A taxpayer inherited an interest in an annuity from his late father. The taxpayer wished to exchange his interest in the inherited annuity for an annuity sold by a different insurance company. With the intent of qualifying the transaction as a permissible tax-free exchange, he mistakenly requested a “Lump Sum Payment” from the original annuity. After using a portion of the cash received to acquire a new annuity, the taxpayer requested a Private Letter Ruling to clarify that the transaction would still qualify as a tax-free exchange under Internal Revenue Code Section 1035(a)(2). The Internal Revenue Service, in PLR 201625001 (released June 17 2016), denied the taxpayer’s request for non-recognition of income based on these facts.
Income Is Realized When an Non-Qualified Annuity Is Redeemed
IRC Section 72(a) provides that, except as otherwise provided in Chapter 1, gross income includes any amount received as an annuity under an annuity contract. When amounts are received under an annuity contract, but not as an annuity, such amounts are generally included in income under Section 72(e) to the extent allocable to income on the contract. Section 72(e)(5)(e) makes it clear that this rule applies to any amounts received on the complete surrender, redemption or maturity of an annuity contract. Whereas an individual redeeming a qualified annuity may be able to take advantage of rollover treatment under IRC Section 403(a)(4), thus avoiding inclusion of any part of the distribution in gross income of the annuitant, no similar rollover treatment exists for an individual redeeming a non-qualified annuity.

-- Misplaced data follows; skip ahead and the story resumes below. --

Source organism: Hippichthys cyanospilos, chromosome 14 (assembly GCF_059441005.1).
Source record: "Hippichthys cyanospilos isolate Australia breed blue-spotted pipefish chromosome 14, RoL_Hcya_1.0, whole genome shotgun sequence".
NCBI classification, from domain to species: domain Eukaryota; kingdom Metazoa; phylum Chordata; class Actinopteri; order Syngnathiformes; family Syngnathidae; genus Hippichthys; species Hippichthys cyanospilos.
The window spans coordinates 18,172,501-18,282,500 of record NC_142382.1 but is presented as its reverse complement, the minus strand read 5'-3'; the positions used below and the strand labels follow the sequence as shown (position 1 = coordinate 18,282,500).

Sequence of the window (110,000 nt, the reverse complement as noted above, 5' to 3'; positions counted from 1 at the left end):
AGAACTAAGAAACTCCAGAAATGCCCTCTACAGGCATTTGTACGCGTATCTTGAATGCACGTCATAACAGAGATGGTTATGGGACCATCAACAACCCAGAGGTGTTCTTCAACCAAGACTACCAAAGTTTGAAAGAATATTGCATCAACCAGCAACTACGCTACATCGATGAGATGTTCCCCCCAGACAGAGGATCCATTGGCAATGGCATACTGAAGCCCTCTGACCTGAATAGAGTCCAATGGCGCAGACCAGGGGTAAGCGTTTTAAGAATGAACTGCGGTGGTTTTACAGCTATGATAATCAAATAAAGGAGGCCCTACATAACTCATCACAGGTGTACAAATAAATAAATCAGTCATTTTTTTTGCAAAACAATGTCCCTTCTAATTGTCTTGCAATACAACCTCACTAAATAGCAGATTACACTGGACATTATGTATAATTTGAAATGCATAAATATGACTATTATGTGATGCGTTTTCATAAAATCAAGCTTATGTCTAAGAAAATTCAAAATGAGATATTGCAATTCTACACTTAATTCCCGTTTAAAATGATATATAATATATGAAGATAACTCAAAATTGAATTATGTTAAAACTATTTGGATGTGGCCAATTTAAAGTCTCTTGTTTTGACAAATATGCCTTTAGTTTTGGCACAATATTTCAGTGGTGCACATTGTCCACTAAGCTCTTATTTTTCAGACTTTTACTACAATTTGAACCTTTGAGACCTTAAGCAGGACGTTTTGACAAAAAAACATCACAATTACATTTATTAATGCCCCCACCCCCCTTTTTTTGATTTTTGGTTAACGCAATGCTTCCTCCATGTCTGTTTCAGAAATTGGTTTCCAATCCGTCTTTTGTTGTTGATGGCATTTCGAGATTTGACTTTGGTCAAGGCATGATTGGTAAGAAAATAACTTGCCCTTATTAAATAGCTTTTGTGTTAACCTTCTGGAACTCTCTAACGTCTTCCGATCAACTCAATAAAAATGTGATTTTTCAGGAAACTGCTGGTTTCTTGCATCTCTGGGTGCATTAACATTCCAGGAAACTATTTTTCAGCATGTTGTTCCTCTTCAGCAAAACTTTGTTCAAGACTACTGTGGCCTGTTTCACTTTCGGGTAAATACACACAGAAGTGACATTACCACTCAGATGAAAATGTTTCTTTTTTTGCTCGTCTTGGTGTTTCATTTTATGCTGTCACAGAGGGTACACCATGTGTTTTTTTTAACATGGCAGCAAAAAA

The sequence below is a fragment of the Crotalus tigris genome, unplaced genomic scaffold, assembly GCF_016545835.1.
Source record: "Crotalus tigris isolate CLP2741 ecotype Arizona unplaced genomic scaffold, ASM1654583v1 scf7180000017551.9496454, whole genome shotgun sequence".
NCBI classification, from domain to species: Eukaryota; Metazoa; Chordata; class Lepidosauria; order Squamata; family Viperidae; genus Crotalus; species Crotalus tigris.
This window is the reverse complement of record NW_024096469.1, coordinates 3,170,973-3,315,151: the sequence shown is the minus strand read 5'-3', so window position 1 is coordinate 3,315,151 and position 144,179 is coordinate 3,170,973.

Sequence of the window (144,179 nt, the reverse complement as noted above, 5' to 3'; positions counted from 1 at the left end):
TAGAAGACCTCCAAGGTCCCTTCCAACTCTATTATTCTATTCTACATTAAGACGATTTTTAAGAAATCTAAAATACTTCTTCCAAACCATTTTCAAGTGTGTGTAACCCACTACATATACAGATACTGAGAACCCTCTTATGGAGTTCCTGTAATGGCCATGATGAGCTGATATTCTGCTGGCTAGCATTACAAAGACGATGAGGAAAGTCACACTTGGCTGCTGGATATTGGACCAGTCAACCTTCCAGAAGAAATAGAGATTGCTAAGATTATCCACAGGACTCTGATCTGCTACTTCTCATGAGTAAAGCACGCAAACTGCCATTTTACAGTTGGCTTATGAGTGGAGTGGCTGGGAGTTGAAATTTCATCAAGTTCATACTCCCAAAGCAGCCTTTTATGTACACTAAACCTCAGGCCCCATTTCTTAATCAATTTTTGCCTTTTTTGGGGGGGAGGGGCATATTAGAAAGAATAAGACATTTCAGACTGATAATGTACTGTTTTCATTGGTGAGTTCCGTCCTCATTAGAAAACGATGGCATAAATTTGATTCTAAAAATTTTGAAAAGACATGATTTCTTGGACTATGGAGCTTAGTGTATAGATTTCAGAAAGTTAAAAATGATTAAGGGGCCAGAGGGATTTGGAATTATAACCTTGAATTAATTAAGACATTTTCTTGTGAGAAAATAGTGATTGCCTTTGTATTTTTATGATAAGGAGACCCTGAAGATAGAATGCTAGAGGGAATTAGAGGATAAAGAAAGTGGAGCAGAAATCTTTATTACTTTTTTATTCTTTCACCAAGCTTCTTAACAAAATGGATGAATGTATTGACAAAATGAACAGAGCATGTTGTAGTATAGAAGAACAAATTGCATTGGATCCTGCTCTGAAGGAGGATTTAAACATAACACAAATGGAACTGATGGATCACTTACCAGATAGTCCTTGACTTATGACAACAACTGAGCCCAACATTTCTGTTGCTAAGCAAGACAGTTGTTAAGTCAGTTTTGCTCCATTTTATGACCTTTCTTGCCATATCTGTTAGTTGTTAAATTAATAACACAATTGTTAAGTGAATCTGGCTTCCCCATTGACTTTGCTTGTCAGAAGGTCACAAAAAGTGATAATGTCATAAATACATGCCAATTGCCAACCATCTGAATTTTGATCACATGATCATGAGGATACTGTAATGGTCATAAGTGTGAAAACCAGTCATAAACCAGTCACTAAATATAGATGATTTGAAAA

Exception to Recognition Upon Redemption
One exception to recognizing income on the redemption of an annuity is by exchanging the annuity for another. IRC Section 1035(a)(3) provides that no gain or loss is recognized on the exchange of an annuity contract for another annuity contract, provided the contracts exchanged must relate to the same insured and the obligee or obligees under the contract received in the exchange must be the same as those under the original contract.1 As reported in the legislative history,2 non-recognition treatment was granted to taxpayers who have “merely exchanged an [annuity contract] for another better suited to their needs and who have not actually realized gain.” The IRS has previously accepted and applied this view, ruling that when a contract issued by one insurance company is assigned to a second insurance company in exchange for a second annuity contract, no gain or loss is recognized by the exchange,3 even when the second insurance company deposits the cash surrender value into a pre-existing annuity contract owned by the same taxpayer.4
No Exception When Taxpayer Receives Lump-Sum Payment
In the present case, there was no actual exchange of annuity contracts. There was no assignment of the contract to the new insurance company. There was also no direct transfer from the original insurance company to the other. The IRS denied the special treatment to the taxpayer in this case because the taxpayer received the cash outright from the original insurance company. As neither Section 1035 nor the regulations thereunder make any special provision for the purchase of an annuity contract with amounts distributed to the policyholder under another contract, the taxpayer was required by the IRS to recognize the gain in the year the annuity was redeemed.
Advisors Must Be Vigilant
The taxpayer at the center of this PLR may have been completely innocent in conducting the transaction as he did. The ruling by the IRS, however, emphasizes that the structure of the transaction is pivotal in determining the tax implications to the taxpayer. While the net effect of all transactions discussed above are the same (that is, the taxpayer replaced one annuity contract for another), a taxpayer must realize income if he/she receives and holds from the first insurance company, even for a fleeting moment, the consideration used to purchase the second annuity contract. Financial professionals must take care to ensure their clients don’t fall into this trap as the resulting tax, and the IRS, may be unforgiving.
1. 26 CFR Section 1.1035-1.
2. H. Rep. 1337, 83d Cong., 2d Sess. 81 (1954).
3. Revenue Ruling 72-358, 1972-2 C.B. 473
4. Rev. Rul. 2002-75, 2002-2 C.B. 812.